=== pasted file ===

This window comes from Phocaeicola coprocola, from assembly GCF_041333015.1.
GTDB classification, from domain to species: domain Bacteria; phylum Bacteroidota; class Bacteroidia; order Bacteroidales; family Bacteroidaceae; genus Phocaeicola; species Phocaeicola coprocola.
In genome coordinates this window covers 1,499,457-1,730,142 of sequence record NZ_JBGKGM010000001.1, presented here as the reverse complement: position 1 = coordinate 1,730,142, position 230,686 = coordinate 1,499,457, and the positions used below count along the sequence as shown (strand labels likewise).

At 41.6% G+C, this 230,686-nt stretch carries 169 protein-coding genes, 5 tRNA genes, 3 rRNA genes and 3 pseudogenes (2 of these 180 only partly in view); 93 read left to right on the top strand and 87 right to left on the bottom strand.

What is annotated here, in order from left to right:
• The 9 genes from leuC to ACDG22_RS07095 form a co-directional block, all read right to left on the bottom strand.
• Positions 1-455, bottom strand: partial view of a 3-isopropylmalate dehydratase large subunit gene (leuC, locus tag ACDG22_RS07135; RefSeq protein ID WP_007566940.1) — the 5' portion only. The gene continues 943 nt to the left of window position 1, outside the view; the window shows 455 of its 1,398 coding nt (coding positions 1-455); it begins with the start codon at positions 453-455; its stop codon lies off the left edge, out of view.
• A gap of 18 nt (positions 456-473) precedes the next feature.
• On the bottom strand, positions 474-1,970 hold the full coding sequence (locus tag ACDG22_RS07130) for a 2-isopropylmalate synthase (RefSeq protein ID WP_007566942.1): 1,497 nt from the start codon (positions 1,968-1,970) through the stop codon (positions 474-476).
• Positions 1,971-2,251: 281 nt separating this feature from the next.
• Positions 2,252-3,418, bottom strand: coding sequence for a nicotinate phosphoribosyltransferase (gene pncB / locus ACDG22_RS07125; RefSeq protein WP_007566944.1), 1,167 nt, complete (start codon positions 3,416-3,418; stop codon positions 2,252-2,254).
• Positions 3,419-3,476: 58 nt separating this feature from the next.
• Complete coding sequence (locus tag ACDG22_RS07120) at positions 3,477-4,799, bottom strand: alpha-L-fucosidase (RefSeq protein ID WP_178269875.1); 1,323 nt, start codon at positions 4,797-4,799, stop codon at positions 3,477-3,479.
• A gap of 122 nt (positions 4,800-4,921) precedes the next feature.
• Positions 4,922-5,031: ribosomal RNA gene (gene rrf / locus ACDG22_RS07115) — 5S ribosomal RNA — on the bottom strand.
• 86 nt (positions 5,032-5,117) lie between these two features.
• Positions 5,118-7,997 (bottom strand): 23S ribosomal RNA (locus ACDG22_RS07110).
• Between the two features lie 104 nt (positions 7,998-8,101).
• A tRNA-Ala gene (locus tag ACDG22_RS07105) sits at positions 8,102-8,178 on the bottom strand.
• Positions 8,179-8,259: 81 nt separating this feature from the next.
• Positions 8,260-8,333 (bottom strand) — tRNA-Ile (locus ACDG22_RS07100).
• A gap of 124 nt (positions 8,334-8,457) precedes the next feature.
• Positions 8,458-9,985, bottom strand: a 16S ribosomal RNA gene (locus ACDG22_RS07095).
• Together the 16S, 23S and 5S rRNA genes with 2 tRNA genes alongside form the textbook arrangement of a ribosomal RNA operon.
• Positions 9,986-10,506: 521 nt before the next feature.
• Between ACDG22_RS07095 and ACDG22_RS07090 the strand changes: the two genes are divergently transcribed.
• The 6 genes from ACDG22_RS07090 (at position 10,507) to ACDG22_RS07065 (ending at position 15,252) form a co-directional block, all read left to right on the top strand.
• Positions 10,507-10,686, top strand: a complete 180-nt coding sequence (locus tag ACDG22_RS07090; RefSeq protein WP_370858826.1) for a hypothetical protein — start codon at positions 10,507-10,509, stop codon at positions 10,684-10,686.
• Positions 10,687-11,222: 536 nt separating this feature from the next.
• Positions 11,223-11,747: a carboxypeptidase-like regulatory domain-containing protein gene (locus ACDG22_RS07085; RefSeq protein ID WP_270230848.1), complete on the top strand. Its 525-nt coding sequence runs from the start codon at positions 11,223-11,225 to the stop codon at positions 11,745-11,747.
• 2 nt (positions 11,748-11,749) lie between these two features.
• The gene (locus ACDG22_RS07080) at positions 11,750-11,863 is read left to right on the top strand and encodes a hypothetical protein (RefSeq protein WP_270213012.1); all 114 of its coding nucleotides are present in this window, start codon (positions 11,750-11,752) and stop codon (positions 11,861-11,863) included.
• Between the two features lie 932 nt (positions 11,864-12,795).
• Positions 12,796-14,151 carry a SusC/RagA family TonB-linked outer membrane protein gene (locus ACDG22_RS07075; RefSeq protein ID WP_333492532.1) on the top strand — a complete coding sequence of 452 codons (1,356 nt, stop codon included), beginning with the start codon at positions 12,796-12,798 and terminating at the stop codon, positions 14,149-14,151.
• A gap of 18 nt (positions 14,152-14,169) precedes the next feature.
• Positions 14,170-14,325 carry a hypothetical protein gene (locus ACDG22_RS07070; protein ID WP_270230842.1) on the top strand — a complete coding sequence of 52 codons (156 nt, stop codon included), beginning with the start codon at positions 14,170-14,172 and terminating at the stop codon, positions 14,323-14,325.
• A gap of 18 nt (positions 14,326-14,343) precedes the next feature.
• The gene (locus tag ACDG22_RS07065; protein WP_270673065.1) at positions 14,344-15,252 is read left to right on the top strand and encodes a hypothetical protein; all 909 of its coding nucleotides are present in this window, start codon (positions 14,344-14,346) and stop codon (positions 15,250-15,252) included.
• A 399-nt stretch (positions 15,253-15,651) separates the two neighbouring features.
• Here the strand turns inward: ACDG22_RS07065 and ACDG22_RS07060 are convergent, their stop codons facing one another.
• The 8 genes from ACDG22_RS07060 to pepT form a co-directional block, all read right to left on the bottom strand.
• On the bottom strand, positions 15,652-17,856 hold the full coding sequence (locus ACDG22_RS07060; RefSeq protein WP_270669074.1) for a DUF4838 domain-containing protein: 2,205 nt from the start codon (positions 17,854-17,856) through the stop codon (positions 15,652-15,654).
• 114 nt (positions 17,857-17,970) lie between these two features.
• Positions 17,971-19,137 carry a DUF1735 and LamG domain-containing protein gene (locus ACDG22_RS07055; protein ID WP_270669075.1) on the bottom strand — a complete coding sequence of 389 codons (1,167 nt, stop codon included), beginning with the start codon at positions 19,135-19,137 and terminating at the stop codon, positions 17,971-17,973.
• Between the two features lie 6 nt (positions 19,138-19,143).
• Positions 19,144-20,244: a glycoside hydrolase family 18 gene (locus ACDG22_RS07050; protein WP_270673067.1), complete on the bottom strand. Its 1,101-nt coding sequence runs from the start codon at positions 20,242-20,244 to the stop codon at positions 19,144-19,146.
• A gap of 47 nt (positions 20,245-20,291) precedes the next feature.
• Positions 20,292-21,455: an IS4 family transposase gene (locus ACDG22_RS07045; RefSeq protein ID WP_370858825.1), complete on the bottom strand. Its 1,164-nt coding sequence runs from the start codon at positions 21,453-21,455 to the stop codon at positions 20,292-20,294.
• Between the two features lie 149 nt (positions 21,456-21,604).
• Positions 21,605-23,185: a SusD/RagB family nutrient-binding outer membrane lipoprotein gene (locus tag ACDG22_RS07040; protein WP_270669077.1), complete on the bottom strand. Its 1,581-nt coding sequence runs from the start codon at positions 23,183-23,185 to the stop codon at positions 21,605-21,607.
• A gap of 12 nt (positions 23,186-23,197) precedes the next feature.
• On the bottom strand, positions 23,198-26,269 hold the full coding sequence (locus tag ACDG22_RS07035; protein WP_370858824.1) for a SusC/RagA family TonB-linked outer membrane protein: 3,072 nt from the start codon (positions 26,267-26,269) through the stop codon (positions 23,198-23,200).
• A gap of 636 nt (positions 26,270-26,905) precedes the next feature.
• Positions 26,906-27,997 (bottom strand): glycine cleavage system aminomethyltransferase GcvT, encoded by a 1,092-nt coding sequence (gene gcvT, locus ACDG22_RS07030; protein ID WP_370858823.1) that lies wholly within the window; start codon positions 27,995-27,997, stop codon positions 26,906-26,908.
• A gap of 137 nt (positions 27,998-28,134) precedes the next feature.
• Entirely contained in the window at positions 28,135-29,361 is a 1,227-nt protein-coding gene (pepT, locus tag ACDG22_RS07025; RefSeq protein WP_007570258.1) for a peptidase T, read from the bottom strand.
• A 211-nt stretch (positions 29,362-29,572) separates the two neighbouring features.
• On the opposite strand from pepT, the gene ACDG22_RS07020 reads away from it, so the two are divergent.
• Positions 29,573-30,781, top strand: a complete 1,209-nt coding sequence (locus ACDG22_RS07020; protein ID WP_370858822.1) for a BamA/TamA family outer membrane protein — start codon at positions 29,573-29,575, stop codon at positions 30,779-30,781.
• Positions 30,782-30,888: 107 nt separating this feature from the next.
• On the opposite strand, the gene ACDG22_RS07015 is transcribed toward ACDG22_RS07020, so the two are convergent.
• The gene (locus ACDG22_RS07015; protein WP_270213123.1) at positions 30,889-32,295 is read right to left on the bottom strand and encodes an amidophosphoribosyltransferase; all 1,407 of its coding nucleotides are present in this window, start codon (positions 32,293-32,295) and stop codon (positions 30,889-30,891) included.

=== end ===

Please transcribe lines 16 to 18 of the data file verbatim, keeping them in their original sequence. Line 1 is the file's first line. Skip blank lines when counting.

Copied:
• 86 nt (positions 5,032-5,117) lie between these two features.
• Positions 5,118-7,997 (bottom strand): 23S ribosomal RNA (locus ACDG22_RS07110).
• Between the two features lie 104 nt (positions 7,998-8,101).